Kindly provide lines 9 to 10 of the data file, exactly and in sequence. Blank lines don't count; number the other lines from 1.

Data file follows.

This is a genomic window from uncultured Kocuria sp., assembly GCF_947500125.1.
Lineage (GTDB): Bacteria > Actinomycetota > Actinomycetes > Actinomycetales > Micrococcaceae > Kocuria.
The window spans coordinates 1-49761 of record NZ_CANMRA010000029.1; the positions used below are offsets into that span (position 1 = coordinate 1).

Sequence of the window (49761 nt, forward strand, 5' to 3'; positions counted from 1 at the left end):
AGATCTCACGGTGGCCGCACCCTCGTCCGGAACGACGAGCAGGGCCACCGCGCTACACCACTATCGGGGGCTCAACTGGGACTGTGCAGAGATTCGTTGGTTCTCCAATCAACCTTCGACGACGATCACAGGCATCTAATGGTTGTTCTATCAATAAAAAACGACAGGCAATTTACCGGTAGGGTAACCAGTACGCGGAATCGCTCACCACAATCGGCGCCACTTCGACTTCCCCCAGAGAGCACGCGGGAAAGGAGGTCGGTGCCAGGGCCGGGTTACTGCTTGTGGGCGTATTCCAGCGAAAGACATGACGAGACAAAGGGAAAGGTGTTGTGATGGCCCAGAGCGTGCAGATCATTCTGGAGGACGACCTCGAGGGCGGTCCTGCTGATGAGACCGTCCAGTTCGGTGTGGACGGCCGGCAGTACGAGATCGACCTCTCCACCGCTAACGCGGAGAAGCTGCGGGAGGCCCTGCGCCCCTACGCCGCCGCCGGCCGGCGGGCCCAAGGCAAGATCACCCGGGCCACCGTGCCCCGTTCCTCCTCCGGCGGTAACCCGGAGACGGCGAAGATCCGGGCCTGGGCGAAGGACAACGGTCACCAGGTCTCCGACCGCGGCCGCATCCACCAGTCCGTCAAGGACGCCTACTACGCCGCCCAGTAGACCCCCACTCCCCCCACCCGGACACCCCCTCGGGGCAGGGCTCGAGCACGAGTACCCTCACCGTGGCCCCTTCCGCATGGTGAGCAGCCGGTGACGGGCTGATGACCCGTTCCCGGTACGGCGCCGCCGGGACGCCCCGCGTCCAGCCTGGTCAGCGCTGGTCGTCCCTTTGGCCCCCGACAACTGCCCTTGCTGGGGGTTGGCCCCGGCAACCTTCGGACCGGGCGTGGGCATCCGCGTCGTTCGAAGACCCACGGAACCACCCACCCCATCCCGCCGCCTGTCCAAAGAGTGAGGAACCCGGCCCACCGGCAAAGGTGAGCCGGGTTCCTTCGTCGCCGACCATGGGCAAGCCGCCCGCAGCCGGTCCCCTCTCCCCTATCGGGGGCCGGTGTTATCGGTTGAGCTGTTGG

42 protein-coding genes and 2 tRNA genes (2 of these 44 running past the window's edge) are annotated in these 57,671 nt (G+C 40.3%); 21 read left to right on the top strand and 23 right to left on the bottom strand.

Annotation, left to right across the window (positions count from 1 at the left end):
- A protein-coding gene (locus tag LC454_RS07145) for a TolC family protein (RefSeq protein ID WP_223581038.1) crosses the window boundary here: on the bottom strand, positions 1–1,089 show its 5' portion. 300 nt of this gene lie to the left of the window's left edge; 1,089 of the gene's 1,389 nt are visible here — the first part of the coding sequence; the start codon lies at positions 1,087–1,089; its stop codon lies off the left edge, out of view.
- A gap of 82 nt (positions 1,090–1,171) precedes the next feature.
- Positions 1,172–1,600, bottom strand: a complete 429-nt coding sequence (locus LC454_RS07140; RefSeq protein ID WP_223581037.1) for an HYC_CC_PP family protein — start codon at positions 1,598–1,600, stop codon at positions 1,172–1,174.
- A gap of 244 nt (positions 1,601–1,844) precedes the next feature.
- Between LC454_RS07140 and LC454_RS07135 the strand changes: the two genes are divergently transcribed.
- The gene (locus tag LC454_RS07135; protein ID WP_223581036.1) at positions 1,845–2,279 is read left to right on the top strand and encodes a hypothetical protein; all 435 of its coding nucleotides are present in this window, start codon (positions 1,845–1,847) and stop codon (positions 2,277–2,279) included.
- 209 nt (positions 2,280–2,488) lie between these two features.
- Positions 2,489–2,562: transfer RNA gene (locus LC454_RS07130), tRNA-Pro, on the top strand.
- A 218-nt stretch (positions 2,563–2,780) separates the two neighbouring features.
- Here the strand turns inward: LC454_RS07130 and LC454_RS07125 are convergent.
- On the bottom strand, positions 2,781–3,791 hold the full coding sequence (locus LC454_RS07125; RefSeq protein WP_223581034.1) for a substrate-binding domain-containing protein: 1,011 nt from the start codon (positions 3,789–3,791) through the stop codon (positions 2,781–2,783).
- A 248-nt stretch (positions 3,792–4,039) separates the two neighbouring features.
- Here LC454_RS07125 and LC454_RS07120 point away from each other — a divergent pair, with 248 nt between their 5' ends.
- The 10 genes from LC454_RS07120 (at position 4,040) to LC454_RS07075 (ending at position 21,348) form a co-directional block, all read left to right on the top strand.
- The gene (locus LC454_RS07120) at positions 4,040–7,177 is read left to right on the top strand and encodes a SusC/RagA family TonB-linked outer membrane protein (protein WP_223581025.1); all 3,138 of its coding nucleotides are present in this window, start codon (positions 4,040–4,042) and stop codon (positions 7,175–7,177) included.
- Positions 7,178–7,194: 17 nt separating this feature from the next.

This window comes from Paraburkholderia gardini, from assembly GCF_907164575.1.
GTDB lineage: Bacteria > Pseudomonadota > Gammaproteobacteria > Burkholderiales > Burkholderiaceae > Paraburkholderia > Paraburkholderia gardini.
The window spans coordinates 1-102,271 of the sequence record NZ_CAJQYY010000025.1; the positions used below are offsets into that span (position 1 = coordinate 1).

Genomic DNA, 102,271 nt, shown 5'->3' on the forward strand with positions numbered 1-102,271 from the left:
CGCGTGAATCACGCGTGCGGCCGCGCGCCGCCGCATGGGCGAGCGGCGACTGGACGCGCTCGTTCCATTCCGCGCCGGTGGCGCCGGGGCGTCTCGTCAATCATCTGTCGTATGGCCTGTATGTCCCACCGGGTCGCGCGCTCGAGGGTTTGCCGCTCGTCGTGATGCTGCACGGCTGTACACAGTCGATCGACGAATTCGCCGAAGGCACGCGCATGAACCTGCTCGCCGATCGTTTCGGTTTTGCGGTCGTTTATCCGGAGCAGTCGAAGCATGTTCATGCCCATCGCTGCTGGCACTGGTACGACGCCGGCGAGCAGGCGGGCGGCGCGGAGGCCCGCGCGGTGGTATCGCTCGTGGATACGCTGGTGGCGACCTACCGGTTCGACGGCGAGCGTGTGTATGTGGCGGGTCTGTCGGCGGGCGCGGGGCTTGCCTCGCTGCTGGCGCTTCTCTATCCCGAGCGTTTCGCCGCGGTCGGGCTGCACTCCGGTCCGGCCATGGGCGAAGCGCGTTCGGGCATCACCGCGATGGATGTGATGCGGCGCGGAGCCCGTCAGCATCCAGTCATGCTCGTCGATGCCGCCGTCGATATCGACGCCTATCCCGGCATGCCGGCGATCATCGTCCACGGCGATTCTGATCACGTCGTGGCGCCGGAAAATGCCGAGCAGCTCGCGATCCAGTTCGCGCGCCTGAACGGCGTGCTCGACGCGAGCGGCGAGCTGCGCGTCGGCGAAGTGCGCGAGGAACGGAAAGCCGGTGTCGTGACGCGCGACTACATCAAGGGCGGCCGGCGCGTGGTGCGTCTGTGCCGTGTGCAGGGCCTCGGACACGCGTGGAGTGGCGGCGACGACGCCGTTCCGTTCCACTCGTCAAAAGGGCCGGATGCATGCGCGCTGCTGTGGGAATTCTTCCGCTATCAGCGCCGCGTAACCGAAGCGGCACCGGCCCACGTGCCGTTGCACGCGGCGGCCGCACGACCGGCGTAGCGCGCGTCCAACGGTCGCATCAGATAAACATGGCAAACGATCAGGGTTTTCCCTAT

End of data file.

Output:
- A gap of 82 nt (positions 1,090–1,171) precedes the next feature.
- Positions 1,172–1,600, bottom strand: a complete 429-nt coding sequence (locus LC454_RS07140; RefSeq protein ID WP_223581037.1) for an HYC_CC_PP family protein — start codon at positions 1,598–1,600, stop codon at positions 1,172–1,174.